Government Spending

Report: There's More Economic Freedom in Canada Than the U.S.

The Fraser Institute releases its annual rankings.

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They ain't got the kind of law and order/That tends to keep a good man underground

The Fraser Institute, a Vancouver-based free-market think tank, has released its annual report on economic freedom around the world. The Fraser rankings are among the more useful studies of this kind: While there is, as always, room for debate about what measurements the institute should be using and how to properly weigh them, the authors are sufficiently transparent about their sources to let you draw your own conclusions and sufficiently consistent to let you track patterns over time.

The big news for this year—or, technically, the big news for 2010, since that's when the data come from—is that the United States, whose place in the rankings has been declining for a while, has now plunged to number 18. Canada, meanwhile, is tied for number five. The National Post explains what happened:

Canada's economic freedom began to rise under former prime minister Jean Chrétien, who reined in the budget and reduced government spending dramatically….Meanwhile, George W. Bush began to spend—U.S. government consumption went from 17.6% of GDP to 19.5% [from 2000 to 2010], transfers of subsidies went from 13.2% to 16.3% and the government enterprises and investments went from 17.6% of GDP to 22.5%.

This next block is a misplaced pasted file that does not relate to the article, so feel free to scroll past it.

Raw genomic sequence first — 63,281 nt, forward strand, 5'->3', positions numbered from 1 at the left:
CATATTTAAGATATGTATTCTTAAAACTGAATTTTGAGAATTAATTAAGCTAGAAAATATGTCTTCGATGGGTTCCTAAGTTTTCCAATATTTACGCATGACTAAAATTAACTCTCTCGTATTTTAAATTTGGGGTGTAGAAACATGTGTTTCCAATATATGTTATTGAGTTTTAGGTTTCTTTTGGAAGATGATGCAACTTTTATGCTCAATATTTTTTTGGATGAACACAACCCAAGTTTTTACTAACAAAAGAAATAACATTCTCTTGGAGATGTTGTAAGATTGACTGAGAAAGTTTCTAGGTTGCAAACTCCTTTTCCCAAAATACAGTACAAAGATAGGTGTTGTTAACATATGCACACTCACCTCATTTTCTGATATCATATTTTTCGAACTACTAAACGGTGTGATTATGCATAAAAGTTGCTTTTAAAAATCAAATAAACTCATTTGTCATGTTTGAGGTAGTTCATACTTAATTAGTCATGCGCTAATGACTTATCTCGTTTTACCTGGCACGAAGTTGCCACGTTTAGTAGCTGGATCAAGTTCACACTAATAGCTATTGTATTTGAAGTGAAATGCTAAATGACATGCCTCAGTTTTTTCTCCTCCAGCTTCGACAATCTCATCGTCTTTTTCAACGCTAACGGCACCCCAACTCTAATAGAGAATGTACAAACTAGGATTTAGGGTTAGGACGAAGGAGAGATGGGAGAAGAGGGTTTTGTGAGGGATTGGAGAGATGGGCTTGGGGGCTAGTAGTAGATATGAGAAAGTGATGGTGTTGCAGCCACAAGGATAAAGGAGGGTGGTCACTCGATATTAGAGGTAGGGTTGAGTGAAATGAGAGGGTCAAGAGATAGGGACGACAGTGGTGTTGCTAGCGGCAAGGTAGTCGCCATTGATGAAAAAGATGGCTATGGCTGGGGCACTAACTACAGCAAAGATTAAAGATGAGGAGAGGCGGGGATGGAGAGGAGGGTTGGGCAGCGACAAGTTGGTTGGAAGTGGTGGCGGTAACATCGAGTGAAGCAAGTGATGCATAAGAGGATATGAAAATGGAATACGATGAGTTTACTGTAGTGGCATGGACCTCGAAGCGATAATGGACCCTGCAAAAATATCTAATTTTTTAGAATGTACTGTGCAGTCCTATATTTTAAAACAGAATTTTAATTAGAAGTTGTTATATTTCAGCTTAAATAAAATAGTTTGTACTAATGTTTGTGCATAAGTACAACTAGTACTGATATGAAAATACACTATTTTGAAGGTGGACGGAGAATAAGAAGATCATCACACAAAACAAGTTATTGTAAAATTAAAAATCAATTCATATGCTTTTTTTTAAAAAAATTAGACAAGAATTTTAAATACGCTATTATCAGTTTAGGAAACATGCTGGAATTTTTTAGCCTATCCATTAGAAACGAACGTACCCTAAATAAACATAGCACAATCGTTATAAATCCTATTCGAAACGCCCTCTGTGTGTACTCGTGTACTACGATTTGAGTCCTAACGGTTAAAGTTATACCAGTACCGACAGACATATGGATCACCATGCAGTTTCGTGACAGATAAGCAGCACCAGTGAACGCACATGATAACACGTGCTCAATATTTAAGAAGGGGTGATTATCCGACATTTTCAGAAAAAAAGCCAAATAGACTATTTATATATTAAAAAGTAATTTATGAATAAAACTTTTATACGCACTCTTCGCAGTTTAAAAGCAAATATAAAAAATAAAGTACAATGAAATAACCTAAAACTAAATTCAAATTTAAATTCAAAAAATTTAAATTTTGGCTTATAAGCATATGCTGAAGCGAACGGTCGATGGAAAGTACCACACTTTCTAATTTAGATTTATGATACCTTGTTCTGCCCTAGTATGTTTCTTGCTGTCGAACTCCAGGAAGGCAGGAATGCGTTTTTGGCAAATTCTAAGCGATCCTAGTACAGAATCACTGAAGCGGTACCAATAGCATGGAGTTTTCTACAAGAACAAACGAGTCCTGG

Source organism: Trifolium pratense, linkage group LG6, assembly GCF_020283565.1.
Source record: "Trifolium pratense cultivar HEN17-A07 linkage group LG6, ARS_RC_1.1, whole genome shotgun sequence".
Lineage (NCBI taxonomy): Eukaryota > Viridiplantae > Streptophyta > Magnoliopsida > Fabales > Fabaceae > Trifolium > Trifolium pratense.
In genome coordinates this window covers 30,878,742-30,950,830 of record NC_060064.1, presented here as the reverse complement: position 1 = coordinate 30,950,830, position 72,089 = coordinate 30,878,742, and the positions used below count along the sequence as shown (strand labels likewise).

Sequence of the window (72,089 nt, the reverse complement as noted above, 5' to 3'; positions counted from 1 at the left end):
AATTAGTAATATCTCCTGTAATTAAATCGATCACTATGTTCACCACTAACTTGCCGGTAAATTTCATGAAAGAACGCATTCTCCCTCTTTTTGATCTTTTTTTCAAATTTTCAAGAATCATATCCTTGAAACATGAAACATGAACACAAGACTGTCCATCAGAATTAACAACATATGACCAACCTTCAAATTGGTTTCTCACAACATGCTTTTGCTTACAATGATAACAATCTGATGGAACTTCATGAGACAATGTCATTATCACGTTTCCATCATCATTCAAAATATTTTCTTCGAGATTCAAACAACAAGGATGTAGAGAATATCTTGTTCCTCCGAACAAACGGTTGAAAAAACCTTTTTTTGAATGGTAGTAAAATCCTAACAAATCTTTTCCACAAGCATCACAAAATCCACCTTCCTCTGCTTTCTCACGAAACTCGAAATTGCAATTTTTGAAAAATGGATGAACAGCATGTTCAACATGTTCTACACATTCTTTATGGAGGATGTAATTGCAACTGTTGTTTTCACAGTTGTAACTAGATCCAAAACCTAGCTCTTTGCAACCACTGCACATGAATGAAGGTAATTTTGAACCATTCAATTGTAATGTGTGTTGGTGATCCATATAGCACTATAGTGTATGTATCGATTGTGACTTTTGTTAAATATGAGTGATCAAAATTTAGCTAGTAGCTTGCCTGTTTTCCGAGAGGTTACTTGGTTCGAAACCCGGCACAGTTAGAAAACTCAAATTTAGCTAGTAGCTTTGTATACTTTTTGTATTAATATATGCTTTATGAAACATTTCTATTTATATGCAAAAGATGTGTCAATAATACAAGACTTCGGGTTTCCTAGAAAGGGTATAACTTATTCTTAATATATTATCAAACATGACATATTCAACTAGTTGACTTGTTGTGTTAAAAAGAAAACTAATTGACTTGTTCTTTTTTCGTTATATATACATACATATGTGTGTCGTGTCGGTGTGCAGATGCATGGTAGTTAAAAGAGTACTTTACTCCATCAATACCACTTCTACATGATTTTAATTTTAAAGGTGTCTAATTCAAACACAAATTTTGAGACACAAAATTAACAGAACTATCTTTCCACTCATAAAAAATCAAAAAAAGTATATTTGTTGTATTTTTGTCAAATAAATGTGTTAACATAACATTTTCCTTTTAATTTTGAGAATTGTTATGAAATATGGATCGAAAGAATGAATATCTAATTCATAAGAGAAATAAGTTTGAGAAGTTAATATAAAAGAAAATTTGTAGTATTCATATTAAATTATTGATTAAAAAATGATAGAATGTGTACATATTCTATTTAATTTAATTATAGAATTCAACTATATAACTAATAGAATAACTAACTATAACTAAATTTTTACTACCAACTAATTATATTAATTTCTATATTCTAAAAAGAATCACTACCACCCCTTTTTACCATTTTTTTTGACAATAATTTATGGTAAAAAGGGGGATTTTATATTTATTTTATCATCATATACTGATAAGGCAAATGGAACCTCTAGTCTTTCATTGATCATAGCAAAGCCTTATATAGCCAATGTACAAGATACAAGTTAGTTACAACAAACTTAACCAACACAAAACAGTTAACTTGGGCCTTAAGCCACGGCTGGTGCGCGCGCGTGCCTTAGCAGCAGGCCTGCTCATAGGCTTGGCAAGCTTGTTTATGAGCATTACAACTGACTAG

"Canada really started moving up in economic freedom under a prime minister that was supposedly from the left side…and the United States started moving down in economic freedom under someone who was supposedly from the right wing, Republican party," said [Fraser Vice-President Fred] McMahon….Stephen Harper's Conservatives expanded the size of government since taking office in 2006, said [Fraser Institute President Niels] Veldhuis, which pulls the ranking down a bit.

The report's top spot went to Hong Kong, which is nominally ruled by communists these days. The U.S. is wedged between Qatar and Kuwait.

Bonus reading: Historical context from David Henderson and Jeet Heer.

Bonus listening: